5 Safety Pieces You Need Before River Rafting


Whitewater rafting is an invigorating and challenging sport. Yet it’s important to ensure that everyone feels as safe as they do while out on the water. Though you probably won’t ever need to use your whitewater safety equipment, you’ll need to stock your boat with all the essentials before heading out on the water.

1. Clothing
The right clothing can make or break your safety rating while navigating the white water jungle. You need to spend your time paying attention to your surroundings and not on your gear. Try to opt for water repellent and waterproof gear whenever you can. A wet suit is the best way to stay dry in the boat and out of the boat should you happen to go overboard. River shoes, neoprene materials and river jackets can keep you dry when the water gets too high. Try to steer clear of heavy clothing; absorbent materials, like cotton; items with metal detailing or jeans.

2. Headwear
A helmet can be one the most important pieces of safety equipment you can buy. Though you’ll probably never hit your head on a hard surface while white river rafting, you could suffer from a concussion or worse if you end up going overboard. Though it’s highly unlikely that the boat will flip, you’ll need to spend your time righting the vessel and not worrying about your skull’s safety. Opt for a helmet that is specially designed for white water rafting and not a bike or motorcycle helmet.

3. Personal Flotation Device
“Whether you’re headed out with a private group or a professional company, a personal flotation device is a must on any white water trip,” said New & Gauley River Adventures. The most common type of flotation device is a flotation vest. Don’t try to use the same flotation vest that you’d use in a canoe, though. You’ll need a special vest just for the raging white water rapids. Your life vest should fit snugly but not cut off any circulation. If you’re concerned about mobility in the raft, try to find a low-float safety vest. Low-float vests can ensure you still have full range of motion while staying safe.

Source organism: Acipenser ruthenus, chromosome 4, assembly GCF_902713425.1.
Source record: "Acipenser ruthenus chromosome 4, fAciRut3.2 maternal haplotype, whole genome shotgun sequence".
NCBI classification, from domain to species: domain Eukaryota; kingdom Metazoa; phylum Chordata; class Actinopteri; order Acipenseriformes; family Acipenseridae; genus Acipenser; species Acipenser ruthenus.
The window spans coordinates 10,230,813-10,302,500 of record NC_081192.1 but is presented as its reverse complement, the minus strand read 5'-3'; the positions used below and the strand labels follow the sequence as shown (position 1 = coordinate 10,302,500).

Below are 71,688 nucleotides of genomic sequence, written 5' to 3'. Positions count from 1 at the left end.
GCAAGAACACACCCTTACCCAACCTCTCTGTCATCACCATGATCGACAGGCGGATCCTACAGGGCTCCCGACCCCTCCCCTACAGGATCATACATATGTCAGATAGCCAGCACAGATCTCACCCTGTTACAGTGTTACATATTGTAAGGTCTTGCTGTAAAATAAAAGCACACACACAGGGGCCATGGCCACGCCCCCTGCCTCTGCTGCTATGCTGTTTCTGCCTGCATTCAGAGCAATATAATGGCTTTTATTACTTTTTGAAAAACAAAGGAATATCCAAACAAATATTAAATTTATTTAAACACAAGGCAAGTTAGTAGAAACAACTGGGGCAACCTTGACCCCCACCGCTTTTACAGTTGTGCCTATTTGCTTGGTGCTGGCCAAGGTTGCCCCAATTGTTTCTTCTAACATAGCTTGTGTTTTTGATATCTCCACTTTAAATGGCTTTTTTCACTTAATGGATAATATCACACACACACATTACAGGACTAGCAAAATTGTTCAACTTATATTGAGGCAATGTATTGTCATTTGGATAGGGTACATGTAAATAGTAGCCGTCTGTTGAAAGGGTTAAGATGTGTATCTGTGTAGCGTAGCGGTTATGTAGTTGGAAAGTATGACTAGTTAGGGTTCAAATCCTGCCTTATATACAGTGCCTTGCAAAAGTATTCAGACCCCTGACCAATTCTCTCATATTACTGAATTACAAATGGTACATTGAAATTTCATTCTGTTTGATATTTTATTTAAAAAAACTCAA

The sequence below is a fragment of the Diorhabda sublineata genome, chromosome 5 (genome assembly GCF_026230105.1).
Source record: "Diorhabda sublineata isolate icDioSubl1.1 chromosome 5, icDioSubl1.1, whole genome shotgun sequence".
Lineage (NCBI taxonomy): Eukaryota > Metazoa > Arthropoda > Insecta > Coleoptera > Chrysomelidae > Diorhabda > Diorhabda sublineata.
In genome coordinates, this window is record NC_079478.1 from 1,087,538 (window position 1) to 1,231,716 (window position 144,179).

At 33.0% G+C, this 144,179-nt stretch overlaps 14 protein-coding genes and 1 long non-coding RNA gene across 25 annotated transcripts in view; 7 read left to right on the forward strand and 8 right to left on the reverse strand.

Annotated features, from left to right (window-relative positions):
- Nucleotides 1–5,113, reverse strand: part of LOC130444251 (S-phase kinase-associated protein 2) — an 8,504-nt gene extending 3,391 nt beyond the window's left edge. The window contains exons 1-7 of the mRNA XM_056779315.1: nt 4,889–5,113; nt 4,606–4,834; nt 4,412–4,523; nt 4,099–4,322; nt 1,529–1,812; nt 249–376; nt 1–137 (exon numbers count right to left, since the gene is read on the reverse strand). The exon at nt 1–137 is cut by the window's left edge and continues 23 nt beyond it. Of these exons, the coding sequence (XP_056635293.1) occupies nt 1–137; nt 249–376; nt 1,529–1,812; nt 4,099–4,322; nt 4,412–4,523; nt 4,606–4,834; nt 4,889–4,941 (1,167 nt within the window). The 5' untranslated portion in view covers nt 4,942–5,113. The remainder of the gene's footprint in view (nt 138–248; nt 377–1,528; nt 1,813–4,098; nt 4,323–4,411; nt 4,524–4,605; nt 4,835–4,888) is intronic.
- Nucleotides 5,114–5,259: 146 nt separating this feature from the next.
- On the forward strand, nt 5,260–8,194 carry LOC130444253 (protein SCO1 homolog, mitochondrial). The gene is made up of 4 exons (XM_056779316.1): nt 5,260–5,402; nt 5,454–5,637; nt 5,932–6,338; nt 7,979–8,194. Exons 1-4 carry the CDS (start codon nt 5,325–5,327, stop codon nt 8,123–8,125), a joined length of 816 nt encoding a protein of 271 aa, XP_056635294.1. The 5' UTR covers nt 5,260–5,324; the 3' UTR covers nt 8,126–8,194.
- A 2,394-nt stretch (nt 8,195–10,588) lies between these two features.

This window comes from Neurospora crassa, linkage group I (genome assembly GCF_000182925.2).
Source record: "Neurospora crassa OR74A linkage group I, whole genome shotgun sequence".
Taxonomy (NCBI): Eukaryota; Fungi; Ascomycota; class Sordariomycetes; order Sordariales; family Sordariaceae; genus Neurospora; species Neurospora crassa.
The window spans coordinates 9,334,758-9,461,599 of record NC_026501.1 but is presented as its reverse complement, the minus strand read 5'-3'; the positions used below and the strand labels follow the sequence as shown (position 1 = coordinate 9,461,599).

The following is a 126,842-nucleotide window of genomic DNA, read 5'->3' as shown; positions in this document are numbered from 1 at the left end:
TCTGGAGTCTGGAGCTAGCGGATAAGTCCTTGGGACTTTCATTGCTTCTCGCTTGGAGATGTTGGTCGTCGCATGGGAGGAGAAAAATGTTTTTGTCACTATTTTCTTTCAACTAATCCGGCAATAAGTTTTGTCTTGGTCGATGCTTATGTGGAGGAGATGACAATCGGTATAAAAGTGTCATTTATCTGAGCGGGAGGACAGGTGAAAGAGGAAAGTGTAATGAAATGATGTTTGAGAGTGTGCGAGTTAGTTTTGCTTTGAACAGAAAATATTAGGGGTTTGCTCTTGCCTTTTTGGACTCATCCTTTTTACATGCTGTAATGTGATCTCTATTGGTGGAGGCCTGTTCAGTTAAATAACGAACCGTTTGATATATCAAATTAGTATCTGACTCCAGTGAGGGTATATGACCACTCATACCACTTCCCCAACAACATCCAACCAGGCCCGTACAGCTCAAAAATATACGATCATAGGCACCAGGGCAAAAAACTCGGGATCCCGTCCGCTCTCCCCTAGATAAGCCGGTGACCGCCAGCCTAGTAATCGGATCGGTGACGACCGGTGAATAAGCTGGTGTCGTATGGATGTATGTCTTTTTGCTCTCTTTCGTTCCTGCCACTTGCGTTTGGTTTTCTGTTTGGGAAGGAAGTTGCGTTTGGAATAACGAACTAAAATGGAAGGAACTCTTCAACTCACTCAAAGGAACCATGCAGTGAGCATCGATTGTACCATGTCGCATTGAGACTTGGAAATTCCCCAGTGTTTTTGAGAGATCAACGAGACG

4. Safety Whistle
Even if you’re planning on paddling with a large group, you should still consider bringing a safety whistle. Should you get separated from the group, you’ll need a way to contact the others for help. A loud whistle is the best way to let your group or a rescue team find your location in an emergency. If you’re trapped somewhere and need assistance, you might not have the energy to yell for help. It only takes a small amount of air to make a loud noise with a safety whistle. Try to find a whistle that you can reach easily; if you can’t find you whistle, you won’t be able to call for help. Most whistles can be attached to a jacket collar or strung around your neck for easy access.

5. Safety Rope
Sometimes you need to worry about the safety of others as well as your own; a safety rope can save someone’s life in a pinch. Safety ropes are also known as whitewater safety throw bags. If a rafter goes overboard, you can simply throw him or her the throw bag. When the bag hits the water, it should fill up with liquid. The water will weigh down the bag and help you aim the bag toward the person in need of help. Most of these ropes wrap around your waist, so you always have the rope handy. You’ll also be able to use your own weight as leverage to ensure the person in need doesn’t float further down the river.

Safety equipment doesn’t just include the gear you tote in your boat. Sometimes the best safety equipment you’ll need on the water includes the arsenal of safety knowledge you absorb in a water safety class. Make sure you understand how your safety equipment works before your journey. If you’re a novice paddler, don’t head out to the river alone; make sure you bring a teacher, guide or experienced paddler to ensure your trip doesn’t take a wrong turn.